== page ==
The Ancient Game of Go
What is Go? It's a 4,000 year old board game! You saw Russell Crowe play Go in the movie A Beautiful Mind as John Nash, the Nobel Prize-winning mathematician. Perhaps you saw Go in the cult film, PI, a fictional story about mathematicians. Go is also featured in the novels, "The Master of Go" by Yasunari Kawabata, another Nobel Prize winner, "Shibumi" by Trevanian, "Starborne" by Robert Silverberg, and "The Girl Who Played Go" by Shan Sa. Fans of Japanese anime cartoons and manga comics will enjoy the Hikaru No Go stories about a boy and his ghostly ancestor, a long dead master of Go, whose adventures revolve around playing the game.
Why will geocachers like this game?
One of the legends about the origin of Go says that its Chinese inventor intended the grid of intersecting lines (19x19) on the board to represent the Earth. The four corners are the four cardinal directions: north, south, east, and west, so a Go board is much like the GPS coordinate system. The lines can represent latitude and longitude, and the intersections are waypoints. For centuries, the military, government, and corporate leaders in China, Japan, and Korea have been playing Go as an exercise in long-range planning and strategy. See this article on Chinese strategy at the U.S. Army War College. Last, but not least, Alex Jarrett, founder of The Degree Confluence Project, once played Go at N43, W73 in Vermont. More recently, The Ancient Game of Go II geocache was created by a Go player in New Hampshire.
The Cache Box and Terrain
This geocache is a military surplus ammobox hidden in Westminster Park. The small, steep-sided hills, like the one you'll see at the cache site, are called drumlins. It will be impossible to find this cache under snow. Real geocachers will take the more challenging approach from Euclid Avenue. Get ready to pump those quads as you climb what the locals call A Thousand Steps! Students at Syracuse University in the early 70's called it the Stairway to Heaven. Governor Schwarzenegger says, "Wimpy, girly-man geocachers can drive up Westminster Avenue."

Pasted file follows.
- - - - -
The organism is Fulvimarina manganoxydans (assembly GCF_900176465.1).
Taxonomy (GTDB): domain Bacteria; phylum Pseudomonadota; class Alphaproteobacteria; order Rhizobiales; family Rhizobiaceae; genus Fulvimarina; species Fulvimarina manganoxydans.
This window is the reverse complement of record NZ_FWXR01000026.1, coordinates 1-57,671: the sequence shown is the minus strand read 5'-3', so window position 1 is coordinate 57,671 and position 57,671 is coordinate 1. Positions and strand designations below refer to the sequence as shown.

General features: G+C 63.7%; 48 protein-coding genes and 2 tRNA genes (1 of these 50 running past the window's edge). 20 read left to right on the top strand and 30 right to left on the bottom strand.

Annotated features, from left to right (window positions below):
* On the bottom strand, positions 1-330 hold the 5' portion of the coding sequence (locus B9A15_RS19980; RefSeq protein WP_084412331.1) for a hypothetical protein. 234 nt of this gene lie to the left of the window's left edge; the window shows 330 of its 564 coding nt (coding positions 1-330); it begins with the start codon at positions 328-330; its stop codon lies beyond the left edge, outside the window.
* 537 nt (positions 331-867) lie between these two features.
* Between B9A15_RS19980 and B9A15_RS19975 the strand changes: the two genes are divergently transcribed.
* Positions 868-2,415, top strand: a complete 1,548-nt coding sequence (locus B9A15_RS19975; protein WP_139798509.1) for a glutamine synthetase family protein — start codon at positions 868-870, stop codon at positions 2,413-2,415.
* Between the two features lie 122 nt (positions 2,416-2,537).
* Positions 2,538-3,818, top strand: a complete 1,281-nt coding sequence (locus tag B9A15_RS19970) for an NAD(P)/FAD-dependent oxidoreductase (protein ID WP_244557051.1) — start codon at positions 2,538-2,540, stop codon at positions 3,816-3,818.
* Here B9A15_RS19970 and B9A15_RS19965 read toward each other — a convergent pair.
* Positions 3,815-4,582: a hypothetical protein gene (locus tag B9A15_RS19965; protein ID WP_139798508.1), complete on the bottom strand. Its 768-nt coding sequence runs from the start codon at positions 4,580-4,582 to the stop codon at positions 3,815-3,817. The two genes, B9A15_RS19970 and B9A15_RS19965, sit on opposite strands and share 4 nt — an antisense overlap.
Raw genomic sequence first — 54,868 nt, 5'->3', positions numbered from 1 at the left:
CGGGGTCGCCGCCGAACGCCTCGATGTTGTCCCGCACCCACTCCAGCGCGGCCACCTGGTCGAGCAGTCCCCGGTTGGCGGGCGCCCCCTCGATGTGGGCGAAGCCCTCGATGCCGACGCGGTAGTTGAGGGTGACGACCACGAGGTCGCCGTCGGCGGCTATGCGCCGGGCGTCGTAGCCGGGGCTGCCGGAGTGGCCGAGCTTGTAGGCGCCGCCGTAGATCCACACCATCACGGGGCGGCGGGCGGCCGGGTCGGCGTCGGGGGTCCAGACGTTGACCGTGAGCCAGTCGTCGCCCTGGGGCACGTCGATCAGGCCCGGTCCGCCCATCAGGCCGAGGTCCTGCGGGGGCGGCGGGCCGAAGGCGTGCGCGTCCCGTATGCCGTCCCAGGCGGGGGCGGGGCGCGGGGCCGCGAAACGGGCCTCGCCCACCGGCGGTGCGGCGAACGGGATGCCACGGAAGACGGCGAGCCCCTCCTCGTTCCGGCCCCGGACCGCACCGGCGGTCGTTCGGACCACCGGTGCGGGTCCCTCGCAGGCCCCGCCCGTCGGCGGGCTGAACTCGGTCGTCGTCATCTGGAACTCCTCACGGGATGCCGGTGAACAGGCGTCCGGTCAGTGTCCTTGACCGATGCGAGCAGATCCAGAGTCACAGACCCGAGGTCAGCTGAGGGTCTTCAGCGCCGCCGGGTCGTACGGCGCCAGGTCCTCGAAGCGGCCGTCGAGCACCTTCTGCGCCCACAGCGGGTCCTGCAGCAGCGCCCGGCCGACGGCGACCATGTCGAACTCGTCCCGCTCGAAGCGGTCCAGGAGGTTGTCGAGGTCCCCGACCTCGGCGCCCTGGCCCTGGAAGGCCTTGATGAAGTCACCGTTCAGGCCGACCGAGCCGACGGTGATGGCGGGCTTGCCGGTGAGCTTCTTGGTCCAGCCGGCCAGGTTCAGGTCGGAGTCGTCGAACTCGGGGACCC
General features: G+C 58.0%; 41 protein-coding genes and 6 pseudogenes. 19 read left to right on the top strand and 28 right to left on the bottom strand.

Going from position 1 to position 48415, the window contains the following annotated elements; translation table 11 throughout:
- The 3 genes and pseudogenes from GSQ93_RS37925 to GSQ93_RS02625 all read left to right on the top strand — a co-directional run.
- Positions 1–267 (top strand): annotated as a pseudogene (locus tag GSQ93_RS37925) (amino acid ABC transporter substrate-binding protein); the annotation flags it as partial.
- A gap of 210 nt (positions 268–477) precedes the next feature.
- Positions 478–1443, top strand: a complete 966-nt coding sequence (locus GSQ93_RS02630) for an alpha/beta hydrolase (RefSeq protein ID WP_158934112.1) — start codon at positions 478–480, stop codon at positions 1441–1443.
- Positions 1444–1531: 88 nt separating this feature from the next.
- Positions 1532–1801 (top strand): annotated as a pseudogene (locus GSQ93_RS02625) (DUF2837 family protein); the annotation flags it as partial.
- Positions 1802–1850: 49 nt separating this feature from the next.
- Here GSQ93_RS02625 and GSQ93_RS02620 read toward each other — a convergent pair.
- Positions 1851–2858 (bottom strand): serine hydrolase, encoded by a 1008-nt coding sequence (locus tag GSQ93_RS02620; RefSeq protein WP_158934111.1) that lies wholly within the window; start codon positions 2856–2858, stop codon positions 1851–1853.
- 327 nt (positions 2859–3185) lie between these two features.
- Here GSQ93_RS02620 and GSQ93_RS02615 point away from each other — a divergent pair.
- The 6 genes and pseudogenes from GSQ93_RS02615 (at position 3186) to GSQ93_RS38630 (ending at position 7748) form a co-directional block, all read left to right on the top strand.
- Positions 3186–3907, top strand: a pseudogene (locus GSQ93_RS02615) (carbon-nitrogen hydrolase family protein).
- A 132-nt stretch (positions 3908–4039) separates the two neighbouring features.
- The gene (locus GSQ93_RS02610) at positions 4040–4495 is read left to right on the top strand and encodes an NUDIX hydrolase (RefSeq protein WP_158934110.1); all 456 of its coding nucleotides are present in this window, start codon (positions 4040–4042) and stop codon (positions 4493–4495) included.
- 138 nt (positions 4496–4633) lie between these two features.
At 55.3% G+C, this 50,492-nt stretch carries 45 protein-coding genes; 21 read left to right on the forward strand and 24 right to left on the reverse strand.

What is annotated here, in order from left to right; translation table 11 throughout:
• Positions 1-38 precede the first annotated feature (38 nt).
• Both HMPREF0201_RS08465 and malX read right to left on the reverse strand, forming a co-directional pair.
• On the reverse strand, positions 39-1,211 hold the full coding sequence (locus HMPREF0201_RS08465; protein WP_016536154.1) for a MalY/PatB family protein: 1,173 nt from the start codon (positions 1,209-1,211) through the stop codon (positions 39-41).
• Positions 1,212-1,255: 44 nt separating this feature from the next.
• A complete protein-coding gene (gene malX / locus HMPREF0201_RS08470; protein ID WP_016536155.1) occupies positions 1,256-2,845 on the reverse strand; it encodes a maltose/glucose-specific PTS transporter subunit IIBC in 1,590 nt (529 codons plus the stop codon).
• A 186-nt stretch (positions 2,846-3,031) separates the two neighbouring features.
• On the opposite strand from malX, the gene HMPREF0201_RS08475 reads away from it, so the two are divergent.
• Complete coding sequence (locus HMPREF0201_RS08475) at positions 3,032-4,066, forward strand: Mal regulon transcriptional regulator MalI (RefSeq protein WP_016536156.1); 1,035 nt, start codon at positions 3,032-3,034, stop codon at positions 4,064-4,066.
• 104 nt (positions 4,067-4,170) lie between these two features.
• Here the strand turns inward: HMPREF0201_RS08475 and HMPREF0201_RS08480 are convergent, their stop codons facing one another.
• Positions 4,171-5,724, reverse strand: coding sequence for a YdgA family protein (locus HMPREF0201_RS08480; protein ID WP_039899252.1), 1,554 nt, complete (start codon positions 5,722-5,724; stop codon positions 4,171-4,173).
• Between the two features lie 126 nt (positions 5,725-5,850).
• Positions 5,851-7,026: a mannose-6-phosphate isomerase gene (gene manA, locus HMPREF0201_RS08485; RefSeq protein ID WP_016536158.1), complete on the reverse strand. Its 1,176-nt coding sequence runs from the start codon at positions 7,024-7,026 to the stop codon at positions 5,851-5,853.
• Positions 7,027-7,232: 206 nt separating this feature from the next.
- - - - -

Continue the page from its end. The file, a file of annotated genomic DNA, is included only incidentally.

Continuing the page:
Do not add anything to the cache box - that includes travel bugs. This is a letterbox-hybrid geocache in a little-known city park. Let's reduce traffic to a minimum to keep the cache secure. Follow letterboxing tradition, and bring a rubberstamp to mark the logbook. Then use the Yin-Yang stamp and ink pad in the cache box to mark your own logbook. Please take a free copy of The Way to Go booklet to learn about the history of the game and its very simple rules. If you happen to take the last booklet in the cache box, state that in your log and I will add more. Consider visiting the local Go club. Several Syracuse Go players are also geocachers!
As the Japanese say when starting a new game of Go: "O negai shimasu!"